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All about Corruption Politics And Democracy

It has become all-pervasive and entered every aspect of life to such an extent that it is now regarded as a fact of life and an evil we have to live with. In fact, a time has come when very few eyebrows are raised when we are informed of a case of blatant bribery; it is so common, so usual and all too familiar. We give and take bribes in the sphere of education, government and private service, all branches of administration, trade and commerce, industrial activity; scrupulous-honesty is rare; even temples and other places of worship are not free of it. Most of our politicians and legislators indulge in it without any qualms of conscience.

The great philosopher and reformer Edmund Burke warned the world in the 18th century that corrupt influence, which is itself the perennial spring of all prodigality and of all disorder; which loads us, more than millions of debt; which takes away vigor from our arms, wisdom from our councils and every shadow of authority and credit from the most vulnerable parts of our Constitution is a fast growing evil. The conclusion has, in fact, been drawn that there was never anything devised by the wit of man which, in course of time, has not been corrupted. At one time, it was said that a society in which there is corruption cannot survive long, but this has proved to be a myth. Corruption has continued, and even increased beyond measure, even as democracy has spread and civilization has advanced; so it can no longer be asserted that democracy and corruption are incompatible; both are developing fast, and simultaneously, and as far as human vision can go this duality will continue. Hasn’t the time come to accept this menace as inevitable, incurable, almost as the price of socialism, progress and civilization?

It is all right to preach honesty and purity in life, but the preachers either live in a world far removed from reality, or are themselves hypocrites, talking of one thing but doing another, as if their left hand does not know what their right hand does-a veritable case of Jekyll and Hyde “split personality”.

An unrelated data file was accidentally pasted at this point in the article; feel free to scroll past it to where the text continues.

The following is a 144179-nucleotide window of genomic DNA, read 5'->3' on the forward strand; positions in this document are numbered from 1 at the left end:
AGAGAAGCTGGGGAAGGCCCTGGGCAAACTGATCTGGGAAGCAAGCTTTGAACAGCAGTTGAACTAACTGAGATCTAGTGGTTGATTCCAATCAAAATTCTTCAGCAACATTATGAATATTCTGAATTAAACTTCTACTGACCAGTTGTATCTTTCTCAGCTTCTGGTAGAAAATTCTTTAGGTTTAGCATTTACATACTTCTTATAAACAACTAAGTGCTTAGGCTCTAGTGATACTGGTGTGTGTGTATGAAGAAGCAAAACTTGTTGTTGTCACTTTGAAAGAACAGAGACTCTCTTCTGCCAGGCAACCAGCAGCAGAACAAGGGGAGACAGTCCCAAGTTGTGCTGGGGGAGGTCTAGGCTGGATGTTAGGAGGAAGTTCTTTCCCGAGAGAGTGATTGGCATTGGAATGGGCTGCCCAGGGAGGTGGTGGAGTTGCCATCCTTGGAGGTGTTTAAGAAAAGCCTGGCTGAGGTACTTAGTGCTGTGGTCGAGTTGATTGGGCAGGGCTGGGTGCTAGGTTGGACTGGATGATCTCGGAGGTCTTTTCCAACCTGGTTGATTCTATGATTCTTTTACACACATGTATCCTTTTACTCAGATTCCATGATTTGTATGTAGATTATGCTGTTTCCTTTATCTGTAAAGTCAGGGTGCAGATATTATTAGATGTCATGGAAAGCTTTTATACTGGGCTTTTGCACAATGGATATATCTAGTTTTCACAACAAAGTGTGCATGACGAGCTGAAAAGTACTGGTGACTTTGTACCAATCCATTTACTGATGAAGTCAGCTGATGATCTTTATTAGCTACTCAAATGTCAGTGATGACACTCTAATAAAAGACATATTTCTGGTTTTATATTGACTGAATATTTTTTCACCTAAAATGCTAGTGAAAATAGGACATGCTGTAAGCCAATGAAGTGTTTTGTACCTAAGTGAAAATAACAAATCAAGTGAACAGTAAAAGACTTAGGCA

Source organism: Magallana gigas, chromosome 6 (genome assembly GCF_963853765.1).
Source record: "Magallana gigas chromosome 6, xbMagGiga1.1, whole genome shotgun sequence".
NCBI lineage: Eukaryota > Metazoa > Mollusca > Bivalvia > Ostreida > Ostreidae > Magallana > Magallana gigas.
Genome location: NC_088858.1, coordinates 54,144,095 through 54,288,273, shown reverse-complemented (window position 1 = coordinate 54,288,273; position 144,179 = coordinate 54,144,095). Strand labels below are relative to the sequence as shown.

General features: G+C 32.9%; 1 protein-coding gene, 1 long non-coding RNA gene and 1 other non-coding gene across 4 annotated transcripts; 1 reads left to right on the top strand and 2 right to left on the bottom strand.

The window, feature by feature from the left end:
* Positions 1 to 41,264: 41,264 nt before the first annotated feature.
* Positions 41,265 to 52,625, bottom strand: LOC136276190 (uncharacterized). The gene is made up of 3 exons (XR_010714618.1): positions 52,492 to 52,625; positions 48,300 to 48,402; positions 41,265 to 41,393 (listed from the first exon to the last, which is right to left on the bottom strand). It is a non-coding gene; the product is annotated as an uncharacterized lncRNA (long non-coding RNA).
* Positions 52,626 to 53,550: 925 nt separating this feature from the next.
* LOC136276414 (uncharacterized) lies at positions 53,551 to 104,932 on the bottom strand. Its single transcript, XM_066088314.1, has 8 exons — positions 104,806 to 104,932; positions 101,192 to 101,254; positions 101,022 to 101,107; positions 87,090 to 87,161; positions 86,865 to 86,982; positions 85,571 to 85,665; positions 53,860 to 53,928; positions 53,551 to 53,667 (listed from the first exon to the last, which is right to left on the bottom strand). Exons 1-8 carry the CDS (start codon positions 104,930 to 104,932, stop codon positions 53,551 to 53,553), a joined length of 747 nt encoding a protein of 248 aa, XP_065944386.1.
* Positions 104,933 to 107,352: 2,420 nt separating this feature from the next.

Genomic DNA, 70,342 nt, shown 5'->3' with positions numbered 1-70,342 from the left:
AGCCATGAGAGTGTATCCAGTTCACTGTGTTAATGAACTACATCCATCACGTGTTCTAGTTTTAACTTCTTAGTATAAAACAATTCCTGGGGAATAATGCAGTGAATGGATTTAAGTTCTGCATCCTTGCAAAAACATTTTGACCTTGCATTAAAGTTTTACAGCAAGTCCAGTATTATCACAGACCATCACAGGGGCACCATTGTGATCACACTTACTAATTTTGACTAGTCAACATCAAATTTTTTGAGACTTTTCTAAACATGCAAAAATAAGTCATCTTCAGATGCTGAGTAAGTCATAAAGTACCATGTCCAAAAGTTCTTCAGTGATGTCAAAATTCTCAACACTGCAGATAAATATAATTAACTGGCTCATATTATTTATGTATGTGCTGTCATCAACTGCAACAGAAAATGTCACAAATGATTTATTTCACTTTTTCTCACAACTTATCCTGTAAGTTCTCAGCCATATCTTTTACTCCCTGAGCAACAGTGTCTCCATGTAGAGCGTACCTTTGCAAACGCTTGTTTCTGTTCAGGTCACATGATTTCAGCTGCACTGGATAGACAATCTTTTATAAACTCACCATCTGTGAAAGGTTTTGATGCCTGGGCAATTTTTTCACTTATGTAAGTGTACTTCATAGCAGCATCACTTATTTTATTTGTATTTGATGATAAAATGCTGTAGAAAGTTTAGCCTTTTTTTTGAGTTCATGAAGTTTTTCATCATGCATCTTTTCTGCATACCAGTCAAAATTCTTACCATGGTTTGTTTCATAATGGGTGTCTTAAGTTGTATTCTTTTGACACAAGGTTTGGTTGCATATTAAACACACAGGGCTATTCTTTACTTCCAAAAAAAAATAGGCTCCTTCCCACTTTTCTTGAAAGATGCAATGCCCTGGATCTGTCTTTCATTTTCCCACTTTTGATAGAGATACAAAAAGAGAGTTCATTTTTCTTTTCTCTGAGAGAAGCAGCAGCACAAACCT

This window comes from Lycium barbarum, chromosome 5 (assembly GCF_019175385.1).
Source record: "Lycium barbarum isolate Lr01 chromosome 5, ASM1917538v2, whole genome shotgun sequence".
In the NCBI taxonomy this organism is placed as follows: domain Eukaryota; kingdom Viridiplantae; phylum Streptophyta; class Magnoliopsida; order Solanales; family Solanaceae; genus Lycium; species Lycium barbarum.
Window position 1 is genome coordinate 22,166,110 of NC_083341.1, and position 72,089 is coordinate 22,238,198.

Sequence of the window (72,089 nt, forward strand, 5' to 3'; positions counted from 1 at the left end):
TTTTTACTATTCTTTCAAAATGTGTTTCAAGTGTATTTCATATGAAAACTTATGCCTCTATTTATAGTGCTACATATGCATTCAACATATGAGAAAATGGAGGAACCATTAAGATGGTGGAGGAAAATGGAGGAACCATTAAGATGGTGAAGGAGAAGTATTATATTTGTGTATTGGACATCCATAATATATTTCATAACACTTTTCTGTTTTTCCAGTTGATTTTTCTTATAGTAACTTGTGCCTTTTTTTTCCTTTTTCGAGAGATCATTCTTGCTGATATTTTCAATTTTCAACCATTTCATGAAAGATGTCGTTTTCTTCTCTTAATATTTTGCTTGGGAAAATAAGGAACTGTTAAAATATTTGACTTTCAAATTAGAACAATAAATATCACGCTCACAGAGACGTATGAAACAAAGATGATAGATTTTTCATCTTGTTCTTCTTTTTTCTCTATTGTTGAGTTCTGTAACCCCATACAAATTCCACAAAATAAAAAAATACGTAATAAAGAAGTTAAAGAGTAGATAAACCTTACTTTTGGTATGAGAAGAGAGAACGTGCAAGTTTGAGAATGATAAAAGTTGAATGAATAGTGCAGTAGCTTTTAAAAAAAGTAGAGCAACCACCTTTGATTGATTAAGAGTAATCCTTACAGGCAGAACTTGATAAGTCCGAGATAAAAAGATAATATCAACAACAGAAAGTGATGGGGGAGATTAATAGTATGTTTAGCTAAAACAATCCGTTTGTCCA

It is also wholly incorrect to say that our ancestors were fully honest people and that we should, therefore, follow their example. A close study of history shows that deception; dishonesty, conspiracy and corruption in various spheres of life have existed all through the ages. Chanakya, the Machiavelli of India and the celebrated author of Arthashastra (which has been described as the manual of government in the times of the Mauryas), specifically mentions 40 types of ways of embezzling government property. Obviously, if corruption and embezzlement had not existed in those good old days, Chanakya would not have discussed this question in such detail. Graft and corruption have also been common during Mughal rule, during the regime of the East India Company, and during British rule also, though the opportunities for offering open bribes were fewer. During the rule of the white “sahibs”, the favors were secured through other ways-“dalis” for the “memsahib”, receptions to officers on one pretext or the other and ever so many subtle ways to please the super bosses and bring them round step by step.